Reflection on This Week’s Readings


The crowd gathering around Jesus today is not entirely friendly. Some are attacking him as having “gone out of his mind” (Mark 3:21). The scribes accuse him of being demonic. His family tries to restrain him. They see the hostility, perhaps feel the danger. They love Jesus and do not want to see him harmed.

As is his habit, Jesus responds with wit and wisdom. The passage ends with Jesus surrounded by a crowd that seems safer. His family approaches again, and they hear a tough, dismissive word: those who do the will of God are my family. Scripture is consistent in its witness that the will of God is the path to life. Jesus does not need to be protected; he is working to bring the gift of life into the world in a new way.

How often do we find ourselves trying to protect Jesus? Maybe you have had a fight about faith with a family member. Maybe you avoid an acquaintance because of challenging conversations about beliefs. Maybe you have “agreed to disagree” because politics and faith have proved too divisive. Maybe you have experienced the split of a congregation or a church because of differences of opinion about how the gospel calls us to live.

From the book of Acts to present-day denominational struggles, church debates have often been about two sides claiming to be right about Jesus. We stand our ground and resist or demand change. In this we find a mixture of protecting ourselves, protecting our faith, protecting our understanding of Jesus, protecting Jesus.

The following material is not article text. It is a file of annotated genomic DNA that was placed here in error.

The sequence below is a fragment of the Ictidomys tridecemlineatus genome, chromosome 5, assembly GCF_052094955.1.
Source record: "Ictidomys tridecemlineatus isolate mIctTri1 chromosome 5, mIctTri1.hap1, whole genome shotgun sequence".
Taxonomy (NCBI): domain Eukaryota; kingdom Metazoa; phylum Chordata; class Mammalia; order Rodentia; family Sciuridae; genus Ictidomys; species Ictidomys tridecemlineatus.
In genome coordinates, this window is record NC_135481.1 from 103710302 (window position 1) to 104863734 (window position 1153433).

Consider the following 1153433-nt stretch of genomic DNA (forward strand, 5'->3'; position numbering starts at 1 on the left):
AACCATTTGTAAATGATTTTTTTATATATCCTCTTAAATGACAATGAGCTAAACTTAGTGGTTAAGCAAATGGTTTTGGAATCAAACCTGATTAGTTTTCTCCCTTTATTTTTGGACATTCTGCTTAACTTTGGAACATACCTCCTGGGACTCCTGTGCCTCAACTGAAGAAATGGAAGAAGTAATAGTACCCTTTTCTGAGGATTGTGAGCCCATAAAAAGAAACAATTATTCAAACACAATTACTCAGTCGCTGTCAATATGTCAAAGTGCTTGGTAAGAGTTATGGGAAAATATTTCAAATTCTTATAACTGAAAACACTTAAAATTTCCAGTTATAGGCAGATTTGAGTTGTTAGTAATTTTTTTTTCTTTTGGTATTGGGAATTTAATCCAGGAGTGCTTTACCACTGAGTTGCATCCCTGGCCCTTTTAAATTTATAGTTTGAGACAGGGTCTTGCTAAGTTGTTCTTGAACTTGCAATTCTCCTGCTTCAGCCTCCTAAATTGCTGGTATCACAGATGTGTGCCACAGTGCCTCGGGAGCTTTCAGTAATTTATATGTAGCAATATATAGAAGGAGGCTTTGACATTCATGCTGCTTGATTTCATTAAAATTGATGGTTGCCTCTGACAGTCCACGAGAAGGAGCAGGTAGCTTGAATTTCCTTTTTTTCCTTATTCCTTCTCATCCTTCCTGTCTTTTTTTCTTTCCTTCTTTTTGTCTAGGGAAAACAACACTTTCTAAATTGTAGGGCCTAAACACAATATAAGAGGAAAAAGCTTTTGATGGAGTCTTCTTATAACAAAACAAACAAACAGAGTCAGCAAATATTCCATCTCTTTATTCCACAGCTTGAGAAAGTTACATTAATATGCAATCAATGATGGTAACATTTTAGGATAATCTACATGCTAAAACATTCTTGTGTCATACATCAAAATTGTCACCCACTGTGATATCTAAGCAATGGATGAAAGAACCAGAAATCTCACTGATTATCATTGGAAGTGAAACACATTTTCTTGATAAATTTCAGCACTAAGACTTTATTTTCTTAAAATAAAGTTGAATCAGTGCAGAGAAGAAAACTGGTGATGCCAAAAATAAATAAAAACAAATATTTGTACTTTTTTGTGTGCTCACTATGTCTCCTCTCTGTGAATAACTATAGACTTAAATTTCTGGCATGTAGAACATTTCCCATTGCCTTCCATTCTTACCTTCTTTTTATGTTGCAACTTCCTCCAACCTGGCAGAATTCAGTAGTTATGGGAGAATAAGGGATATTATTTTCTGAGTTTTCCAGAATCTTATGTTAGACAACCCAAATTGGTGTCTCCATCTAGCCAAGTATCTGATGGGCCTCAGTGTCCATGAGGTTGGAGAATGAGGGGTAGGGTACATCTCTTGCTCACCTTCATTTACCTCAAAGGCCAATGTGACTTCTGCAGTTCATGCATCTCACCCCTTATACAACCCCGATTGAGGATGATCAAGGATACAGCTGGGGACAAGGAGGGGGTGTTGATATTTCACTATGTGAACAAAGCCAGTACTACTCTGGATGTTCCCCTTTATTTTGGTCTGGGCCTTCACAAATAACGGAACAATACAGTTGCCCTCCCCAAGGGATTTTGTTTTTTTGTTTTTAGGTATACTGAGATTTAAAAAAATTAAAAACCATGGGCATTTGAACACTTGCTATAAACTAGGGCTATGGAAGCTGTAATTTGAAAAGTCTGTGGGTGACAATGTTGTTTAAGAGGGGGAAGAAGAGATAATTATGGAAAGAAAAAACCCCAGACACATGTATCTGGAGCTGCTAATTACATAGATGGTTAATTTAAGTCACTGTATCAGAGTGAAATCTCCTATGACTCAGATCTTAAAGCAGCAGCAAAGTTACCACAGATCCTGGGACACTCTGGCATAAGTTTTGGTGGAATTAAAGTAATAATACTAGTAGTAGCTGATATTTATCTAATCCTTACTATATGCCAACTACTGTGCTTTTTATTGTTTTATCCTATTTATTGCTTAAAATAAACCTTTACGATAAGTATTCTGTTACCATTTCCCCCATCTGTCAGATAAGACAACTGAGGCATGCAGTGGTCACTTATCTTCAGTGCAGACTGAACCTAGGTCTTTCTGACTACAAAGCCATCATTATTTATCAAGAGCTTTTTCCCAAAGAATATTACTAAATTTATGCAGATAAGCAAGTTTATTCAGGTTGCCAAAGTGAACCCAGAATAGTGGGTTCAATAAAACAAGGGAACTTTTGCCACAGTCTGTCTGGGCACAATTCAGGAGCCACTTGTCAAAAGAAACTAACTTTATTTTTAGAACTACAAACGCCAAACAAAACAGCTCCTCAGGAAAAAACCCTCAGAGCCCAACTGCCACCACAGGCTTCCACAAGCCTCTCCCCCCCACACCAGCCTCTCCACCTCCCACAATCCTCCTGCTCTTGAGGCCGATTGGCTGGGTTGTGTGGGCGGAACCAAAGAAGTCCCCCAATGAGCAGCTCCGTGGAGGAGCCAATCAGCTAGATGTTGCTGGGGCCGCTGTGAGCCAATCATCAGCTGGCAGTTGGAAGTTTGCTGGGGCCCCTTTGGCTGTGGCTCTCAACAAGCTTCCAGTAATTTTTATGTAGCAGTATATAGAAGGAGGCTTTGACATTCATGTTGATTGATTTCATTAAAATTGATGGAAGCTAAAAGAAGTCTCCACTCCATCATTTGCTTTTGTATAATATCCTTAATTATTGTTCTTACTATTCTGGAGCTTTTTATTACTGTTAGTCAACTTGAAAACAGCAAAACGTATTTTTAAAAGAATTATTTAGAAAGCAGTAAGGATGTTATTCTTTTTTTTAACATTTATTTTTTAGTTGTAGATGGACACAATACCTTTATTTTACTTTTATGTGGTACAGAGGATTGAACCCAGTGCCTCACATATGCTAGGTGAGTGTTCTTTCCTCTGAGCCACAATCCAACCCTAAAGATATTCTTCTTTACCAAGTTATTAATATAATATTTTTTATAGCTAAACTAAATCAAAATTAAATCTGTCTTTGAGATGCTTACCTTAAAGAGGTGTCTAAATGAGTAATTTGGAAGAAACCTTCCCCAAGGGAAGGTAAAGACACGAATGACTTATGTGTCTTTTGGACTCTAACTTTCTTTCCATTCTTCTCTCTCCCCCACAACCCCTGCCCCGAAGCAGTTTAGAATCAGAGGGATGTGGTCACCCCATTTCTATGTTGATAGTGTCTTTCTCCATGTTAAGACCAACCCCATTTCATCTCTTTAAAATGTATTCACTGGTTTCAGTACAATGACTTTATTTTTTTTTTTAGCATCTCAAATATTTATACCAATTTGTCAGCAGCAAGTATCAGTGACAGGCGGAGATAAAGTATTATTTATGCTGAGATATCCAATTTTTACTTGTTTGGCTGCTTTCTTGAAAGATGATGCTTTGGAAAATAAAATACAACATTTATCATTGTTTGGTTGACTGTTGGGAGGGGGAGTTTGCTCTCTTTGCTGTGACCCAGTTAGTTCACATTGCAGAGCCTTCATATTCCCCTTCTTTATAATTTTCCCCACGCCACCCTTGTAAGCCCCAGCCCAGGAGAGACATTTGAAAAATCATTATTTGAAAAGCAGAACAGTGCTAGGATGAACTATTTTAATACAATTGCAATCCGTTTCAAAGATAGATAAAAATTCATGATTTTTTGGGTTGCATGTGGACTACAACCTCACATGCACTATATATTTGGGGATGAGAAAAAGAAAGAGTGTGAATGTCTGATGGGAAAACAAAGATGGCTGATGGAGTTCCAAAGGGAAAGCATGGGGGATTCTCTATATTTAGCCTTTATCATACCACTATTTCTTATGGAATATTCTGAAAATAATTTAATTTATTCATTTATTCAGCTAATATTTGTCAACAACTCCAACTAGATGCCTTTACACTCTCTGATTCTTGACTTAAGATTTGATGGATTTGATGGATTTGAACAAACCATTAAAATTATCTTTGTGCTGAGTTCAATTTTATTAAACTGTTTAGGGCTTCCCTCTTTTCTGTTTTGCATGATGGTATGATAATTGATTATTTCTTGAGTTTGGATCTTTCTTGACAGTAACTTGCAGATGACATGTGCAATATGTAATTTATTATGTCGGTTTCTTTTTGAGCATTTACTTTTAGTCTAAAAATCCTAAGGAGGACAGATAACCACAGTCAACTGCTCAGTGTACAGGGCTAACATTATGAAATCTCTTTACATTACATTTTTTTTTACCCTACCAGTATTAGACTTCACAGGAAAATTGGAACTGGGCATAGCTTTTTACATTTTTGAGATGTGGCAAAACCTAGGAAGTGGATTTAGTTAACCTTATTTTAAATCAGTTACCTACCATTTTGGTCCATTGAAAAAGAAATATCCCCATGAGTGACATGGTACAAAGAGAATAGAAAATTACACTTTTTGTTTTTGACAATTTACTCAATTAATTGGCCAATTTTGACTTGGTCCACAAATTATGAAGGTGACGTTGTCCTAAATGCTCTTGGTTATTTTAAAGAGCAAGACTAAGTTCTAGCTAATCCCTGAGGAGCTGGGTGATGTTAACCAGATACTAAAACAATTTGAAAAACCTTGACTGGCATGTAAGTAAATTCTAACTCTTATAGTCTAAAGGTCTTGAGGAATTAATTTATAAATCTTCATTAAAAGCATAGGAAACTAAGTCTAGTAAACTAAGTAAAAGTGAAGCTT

In today’s story Jesus reminds us he does not need protection. He is not going to get it on the cross. Instead, he wishes life for us, dies to make life for us, lives to make life for us. All of this so we can live to help make life for others.


Mark’s narratives proclaim that Jesus’ power comes, not from evil, but from God, for good. We are now those who become Jesus’ mother, brothers, and sisters as we hear the word, share the meal, and enact God’s will in the world.
What is the power upon which we rely? Mark asks us to take with utter seriousness the power of evil and to trust with all those who do the will of God that Jesus embodies the power of God. The claim that there is a sin that cannot be forgiven contrasts with other biblical passages that indicate that God will always forgive.
The legend of the fall is read here to connect with Mark’s discussion of Satan, since Christian interpretation saw the snake of Genesis 3 as an embodiment of the devil, always acting to destroy what God wills. The woman and the man (who are not yet named) can function as nongendered symbols of all humans who too readily heed the voice of evil rather than the will of God.
Today’s reading of 2 Corinthians hears Paul urging us, despite contemporary afflictions, to believe in Jesus, who will bring us into his presence. In worship we are already in Christ’s presence. The church itself has been described as the building that God has constructed. We hope to stand, not only with the woman and the man, naked and ashamed of our sin, but also with Jesus, to the glory of God.

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